PS3 Games That Could Benefit From PlayStation Move

Have you been day-dreaming about PlayStation Move and its wealth of possibilities? As you can imagine, we have, hence the article you’re about read! Now, indulge us in our fantasies for just a few minutes. We’re not saying that implementing PlayStation Move into these games would be possible, nor are we saying that it would necessarily work. We’re as clueless as you are to its possibilities until we see it in the flesh. In a perfect world, however, these are the franchises that we feel could really benefit from Move if indeed the technology is capable of making such crazy dreams come true.

- - - - - - -

Tekken

Now bear with us here – we know that prancing around in front of the TV screen is embarrassing enough at the best of times, but when you’re basically kicking somebody’s teeth out in-game you probably don’t want to be doing a drunk’s version of the funky gibbon in reality. But think about those sweet 10+ button combos for a minute. Now think about how cool it could be, when playing against a mate in the same room, to be stringing together 10+ martial art’s shapes as said mate cowers in the squatting block position beneath you.

If the Move can handle that kind of frantic shape-shifting, if it can deal with the precise movements that would make doing Paul’s Death Fist, Bruce’s Nightmare Elbow or Jack’s Jackhammer feel so satisfying to enact with the curtains drawn, then the rush you’d get out of pulling off a ten move combo and making all the right martial art’s master shapes would be out of this world. The clincher here is that you’re only going to look as daft as an expert air guitarist does thrashing away to Highway To Hell and you’ll feel ten times as cool.

Heavenly Sword

These motion capture wands work great for sports bats, be they tennis racquets, baseball bats, cricket bats or ice hockey sticks, but there’s only so many ways you can whack a ball. Swords, on the other hand, can thrust, twirl, chop, hack and slash in a million different ways and they’re all exceedingly satisfying in the realms of Heavenly Sword. Sure, it’s a total no-brainer suggesting that a chop-chop, maim, kill, disembowel game would benefit from some motion detection but Heavenly Sword’s got the right set up to make this more than just a swing your arms around in a Jedi Knight kind of way party. For starters, the three modes of attack attached to said Heavenly Sword, long range chain thing, heavy duty power blade and nifty, stab you in the eye before you can say not in the face sword could be mapped on to the Move in such a way that all the motion detection jiggery pokery would allow you to utilize all three attack styles exactly as they are on screen.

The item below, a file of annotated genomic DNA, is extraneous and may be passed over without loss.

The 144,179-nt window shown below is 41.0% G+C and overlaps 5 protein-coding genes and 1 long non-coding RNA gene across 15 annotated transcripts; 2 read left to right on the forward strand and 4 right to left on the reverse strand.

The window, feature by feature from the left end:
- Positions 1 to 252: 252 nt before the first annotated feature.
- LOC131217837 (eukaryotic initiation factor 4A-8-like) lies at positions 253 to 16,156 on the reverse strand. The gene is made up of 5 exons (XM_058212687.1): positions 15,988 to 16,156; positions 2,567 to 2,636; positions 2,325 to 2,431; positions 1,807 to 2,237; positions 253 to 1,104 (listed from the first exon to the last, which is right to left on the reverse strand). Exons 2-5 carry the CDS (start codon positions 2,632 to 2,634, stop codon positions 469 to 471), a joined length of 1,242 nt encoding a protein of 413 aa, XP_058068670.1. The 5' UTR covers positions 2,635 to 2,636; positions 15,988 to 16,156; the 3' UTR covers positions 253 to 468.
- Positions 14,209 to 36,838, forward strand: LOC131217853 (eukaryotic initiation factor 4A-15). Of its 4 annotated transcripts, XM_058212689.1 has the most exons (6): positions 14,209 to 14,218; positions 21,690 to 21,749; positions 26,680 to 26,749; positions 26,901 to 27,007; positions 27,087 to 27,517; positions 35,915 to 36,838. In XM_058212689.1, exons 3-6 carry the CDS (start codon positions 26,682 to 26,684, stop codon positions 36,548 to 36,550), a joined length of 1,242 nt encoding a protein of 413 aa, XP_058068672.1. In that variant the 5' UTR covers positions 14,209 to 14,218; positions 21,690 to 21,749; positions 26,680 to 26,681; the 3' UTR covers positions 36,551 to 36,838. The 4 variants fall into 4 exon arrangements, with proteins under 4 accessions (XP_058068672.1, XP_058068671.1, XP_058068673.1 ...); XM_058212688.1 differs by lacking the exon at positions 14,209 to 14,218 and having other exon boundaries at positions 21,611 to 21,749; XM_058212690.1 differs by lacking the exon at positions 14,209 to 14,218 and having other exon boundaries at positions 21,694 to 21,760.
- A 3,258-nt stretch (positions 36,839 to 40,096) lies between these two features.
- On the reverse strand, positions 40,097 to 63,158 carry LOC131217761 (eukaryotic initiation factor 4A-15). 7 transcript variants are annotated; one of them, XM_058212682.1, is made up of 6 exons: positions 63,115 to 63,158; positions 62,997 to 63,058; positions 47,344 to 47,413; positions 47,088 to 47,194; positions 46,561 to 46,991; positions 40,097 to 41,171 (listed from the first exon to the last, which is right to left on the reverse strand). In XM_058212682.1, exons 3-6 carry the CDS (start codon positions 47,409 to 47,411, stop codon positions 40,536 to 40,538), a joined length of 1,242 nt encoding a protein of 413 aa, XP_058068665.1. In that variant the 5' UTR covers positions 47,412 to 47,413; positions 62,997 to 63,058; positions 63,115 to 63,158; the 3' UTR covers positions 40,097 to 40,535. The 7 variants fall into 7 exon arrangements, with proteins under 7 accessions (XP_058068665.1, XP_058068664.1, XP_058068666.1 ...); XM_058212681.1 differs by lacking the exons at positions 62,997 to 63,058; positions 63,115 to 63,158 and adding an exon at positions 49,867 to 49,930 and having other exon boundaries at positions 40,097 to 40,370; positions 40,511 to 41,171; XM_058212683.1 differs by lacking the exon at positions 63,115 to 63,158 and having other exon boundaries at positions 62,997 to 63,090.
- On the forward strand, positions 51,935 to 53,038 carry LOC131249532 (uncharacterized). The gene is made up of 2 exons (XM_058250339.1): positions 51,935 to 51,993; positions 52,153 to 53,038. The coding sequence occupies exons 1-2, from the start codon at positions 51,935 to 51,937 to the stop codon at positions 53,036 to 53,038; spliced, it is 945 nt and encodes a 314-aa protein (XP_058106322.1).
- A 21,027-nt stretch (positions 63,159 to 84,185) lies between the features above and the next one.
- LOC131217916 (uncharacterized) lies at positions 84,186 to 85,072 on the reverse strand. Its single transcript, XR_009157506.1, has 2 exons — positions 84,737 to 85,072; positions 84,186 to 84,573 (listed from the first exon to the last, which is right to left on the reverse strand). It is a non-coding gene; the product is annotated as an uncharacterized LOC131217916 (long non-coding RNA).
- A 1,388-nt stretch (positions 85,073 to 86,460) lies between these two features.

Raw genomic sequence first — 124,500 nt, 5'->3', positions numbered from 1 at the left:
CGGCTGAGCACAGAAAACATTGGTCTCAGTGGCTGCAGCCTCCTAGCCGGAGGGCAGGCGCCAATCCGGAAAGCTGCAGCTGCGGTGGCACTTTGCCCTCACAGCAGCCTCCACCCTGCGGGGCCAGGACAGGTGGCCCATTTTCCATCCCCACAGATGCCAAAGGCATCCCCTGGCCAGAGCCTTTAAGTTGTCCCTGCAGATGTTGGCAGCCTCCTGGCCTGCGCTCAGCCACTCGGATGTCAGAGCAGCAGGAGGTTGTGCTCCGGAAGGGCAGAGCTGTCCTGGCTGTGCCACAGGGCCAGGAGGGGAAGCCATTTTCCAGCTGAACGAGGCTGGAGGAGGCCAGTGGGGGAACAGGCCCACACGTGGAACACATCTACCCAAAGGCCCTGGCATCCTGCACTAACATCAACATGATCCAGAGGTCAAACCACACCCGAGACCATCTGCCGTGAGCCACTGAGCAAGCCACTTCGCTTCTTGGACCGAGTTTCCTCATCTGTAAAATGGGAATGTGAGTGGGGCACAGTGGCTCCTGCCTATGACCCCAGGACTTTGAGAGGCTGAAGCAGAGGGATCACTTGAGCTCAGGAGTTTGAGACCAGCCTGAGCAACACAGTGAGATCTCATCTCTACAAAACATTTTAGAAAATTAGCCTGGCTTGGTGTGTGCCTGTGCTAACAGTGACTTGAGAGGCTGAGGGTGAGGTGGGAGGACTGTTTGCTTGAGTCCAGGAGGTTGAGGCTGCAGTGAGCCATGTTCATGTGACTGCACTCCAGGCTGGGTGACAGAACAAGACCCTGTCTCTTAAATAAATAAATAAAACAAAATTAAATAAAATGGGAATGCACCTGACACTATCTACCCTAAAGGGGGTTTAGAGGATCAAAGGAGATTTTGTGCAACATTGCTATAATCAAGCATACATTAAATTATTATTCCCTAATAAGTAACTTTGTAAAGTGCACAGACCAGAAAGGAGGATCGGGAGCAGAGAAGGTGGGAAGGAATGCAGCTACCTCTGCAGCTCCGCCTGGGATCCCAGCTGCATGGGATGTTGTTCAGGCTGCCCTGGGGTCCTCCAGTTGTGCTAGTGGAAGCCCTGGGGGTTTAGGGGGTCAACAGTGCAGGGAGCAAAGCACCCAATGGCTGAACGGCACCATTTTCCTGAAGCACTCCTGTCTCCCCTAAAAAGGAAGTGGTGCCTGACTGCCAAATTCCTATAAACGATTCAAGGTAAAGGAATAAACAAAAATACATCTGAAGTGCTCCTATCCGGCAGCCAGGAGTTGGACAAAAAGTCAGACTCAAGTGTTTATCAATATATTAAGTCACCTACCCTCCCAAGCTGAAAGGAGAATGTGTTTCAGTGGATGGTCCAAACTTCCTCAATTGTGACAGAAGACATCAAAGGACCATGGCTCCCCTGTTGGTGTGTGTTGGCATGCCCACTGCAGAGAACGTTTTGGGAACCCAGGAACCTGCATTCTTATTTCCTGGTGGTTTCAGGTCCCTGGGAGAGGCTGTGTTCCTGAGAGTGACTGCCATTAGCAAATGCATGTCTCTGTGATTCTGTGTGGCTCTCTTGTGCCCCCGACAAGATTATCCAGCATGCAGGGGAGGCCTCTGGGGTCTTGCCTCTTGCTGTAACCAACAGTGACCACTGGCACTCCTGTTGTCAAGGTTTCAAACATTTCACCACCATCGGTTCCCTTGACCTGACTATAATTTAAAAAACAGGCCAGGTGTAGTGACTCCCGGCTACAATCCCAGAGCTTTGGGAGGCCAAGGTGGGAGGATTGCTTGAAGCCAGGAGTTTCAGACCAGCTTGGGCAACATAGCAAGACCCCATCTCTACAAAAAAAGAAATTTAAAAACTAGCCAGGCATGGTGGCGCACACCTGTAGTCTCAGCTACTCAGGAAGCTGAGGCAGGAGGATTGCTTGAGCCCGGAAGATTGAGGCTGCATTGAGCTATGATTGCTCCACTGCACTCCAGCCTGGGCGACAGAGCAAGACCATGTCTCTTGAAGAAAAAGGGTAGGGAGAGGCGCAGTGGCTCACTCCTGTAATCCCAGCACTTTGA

We can see it now: millions of people across the planet unable to stop themselves from butchering a Jaws quote and proclaiming, “We’re gonna need a bigger living room” right after they’ve launched into brutal, bloody attack on an enemy army and ended up smashing all the pictures off the bookshelf and breaking that family heirloom their grandfathers carried up their skin flute through the final year of World War II. And that’s only the half of it, the amount of fun we’ve had messing around with the after-touch on projectiles in Heavenly Sword would increase tenfold if you could do the same thing with a deft flick of the wrist. This game is gagging for it.

LittleBigPlanet

There’s no real reason to give LittleBigPlanet some motion capturing enhancements; if it ain’t broke don’t fix it goes the reasoning. But then we had a little idea. Wouldn’t it be cool if when you’re designing your own levels you could add in your own Move moves? You know, like say you’ve just devised a fiendishly hard level and you want to make it that little bit harder for all those people out there with the innate knack of completing everything ever on the day of its release. Wouldn’t it be sweet if you could video yourself tossing one PS Move over your shoulder and catching it behind your back while rubbing the other one on your head and then setting that as the only way a player can perform jumps in your level? This is a genius idea and we won’t have anyone say otherwise.